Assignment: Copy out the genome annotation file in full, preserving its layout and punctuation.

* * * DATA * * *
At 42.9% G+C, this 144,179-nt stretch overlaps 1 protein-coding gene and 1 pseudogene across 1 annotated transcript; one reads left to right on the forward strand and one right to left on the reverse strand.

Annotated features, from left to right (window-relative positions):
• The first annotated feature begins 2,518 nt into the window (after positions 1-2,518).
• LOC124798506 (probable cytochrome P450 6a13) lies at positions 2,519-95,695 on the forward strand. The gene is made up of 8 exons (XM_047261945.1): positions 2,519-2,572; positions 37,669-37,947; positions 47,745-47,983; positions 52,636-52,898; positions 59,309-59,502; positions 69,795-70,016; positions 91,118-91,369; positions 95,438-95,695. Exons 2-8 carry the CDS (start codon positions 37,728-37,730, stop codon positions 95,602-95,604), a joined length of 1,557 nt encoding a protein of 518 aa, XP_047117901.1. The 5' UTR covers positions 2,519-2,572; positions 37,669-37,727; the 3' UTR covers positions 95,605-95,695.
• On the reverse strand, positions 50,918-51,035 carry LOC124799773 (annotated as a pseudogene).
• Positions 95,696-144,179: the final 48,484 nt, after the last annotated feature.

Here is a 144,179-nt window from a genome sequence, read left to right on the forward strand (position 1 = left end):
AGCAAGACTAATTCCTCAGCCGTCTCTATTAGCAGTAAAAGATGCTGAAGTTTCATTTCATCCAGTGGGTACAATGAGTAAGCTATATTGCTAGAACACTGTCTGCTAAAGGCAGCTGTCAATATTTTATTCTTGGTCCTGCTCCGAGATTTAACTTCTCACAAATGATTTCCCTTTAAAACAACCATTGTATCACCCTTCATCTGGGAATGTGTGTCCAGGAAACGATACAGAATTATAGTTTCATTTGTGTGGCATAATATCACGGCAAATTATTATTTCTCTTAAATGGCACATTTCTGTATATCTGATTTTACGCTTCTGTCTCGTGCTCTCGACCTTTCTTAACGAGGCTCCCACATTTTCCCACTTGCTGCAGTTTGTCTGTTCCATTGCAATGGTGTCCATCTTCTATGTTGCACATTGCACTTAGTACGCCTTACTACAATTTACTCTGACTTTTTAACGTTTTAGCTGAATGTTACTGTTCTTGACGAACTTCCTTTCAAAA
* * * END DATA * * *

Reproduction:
At 42.9% G+C, this 144,179-nt stretch overlaps 1 protein-coding gene and 1 pseudogene across 1 annotated transcript; one reads left to right on the forward strand and one right to left on the reverse strand.

Annotated features, from left to right (window-relative positions):
• The first annotated feature begins 2,518 nt into the window (after positions 1-2,518).
• LOC124798506 (probable cytochrome P450 6a13) lies at positions 2,519-95,695 on the forward strand. The gene is made up of 8 exons (XM_047261945.1): positions 2,519-2,572; positions 37,669-37,947; positions 47,745-47,983; positions 52,636-52,898; positions 59,309-59,502; positions 69,795-70,016; positions 91,118-91,369; positions 95,438-95,695. Exons 2-8 carry the CDS (start codon positions 37,728-37,730, stop codon positions 95,602-95,604), a joined length of 1,557 nt encoding a protein of 518 aa, XP_047117901.1. The 5' UTR covers positions 2,519-2,572; positions 37,669-37,727; the 3' UTR covers positions 95,605-95,695.
• On the reverse strand, positions 50,918-51,035 carry LOC124799773 (annotated as a pseudogene).
• Positions 95,696-144,179: the final 48,484 nt, after the last annotated feature.

Here is a 144,179-nt window from a genome sequence, read left to right on the forward strand (position 1 = left end):
AGCAAGACTAATTCCTCAGCCGTCTCTATTAGCAGTAAAAGATGCTGAAGTTTCATTTCATCCAGTGGGTACAATGAGTAAGCTATATTGCTAGAACACTGTCTGCTAAAGGCAGCTGTCAATATTTTATTCTTGGTCCTGCTCCGAGATTTAACTTCTCACAAATGATTTCCCTTTAAAACAACCATTGTATCACCCTTCATCTGGGAATGTGTGTCCAGGAAACGATACAGAATTATAGTTTCATTTGTGTGGCATAATATCACGGCAAATTATTATTTCTCTTAAATGGCACATTTCTGTATATCTGATTTTACGCTTCTGTCTCGTGCTCTCGACCTTTCTTAACGAGGCTCCCACATTTTCCCACTTGCTGCAGTTTGTCTGTTCCATTGCAATGGTGTCCATCTTCTATGTTGCACATTGCACTTAGTACGCCTTACTACAATTTACTCTGACTTTTTAACGTTTTAGCTGAATGTTACTGTTCTTGACGAACTTCCTTTCAAAA